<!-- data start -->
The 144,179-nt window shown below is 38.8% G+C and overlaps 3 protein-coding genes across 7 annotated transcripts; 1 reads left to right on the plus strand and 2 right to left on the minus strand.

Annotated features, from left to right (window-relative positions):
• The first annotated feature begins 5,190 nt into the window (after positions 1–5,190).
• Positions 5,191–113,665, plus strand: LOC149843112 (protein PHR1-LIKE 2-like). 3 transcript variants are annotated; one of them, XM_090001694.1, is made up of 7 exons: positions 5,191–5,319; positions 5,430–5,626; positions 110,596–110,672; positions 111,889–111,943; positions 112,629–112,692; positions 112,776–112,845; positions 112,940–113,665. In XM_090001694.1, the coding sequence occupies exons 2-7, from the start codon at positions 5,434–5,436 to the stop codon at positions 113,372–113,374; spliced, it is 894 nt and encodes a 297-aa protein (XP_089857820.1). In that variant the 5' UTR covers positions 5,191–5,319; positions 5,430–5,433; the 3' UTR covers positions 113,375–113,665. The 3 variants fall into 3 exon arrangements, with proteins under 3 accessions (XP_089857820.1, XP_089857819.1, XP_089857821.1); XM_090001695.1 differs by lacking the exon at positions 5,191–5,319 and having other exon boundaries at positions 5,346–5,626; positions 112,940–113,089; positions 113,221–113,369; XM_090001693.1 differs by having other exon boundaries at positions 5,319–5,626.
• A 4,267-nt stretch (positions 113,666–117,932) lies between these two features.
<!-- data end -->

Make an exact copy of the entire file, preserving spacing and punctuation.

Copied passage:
The 144,179-nt window shown below is 38.8% G+C and overlaps 3 protein-coding genes across 7 annotated transcripts; 1 reads left to right on the plus strand and 2 right to left on the minus strand.

Annotated features, from left to right (window-relative positions):
• The first annotated feature begins 5,190 nt into the window (after positions 1–5,190).
• Positions 5,191–113,665, plus strand: LOC149843112 (protein PHR1-LIKE 2-like). 3 transcript variants are annotated; one of them, XM_090001694.1, is made up of 7 exons: positions 5,191–5,319; positions 5,430–5,626; positions 110,596–110,672; positions 111,889–111,943; positions 112,629–112,692; positions 112,776–112,845; positions 112,940–113,665. In XM_090001694.1, the coding sequence occupies exons 2-7, from the start codon at positions 5,434–5,436 to the stop codon at positions 113,372–113,374; spliced, it is 894 nt and encodes a 297-aa protein (XP_089857820.1). In that variant the 5' UTR covers positions 5,191–5,319; positions 5,430–5,433; the 3' UTR covers positions 113,375–113,665. The 3 variants fall into 3 exon arrangements, with proteins under 3 accessions (XP_089857820.1, XP_089857819.1, XP_089857821.1); XM_090001695.1 differs by lacking the exon at positions 5,191–5,319 and having other exon boundaries at positions 5,346–5,626; positions 112,940–113,089; positions 113,221–113,369; XM_090001693.1 differs by having other exon boundaries at positions 5,319–5,626.
• A 4,267-nt stretch (positions 113,666–117,932) lies between these two features.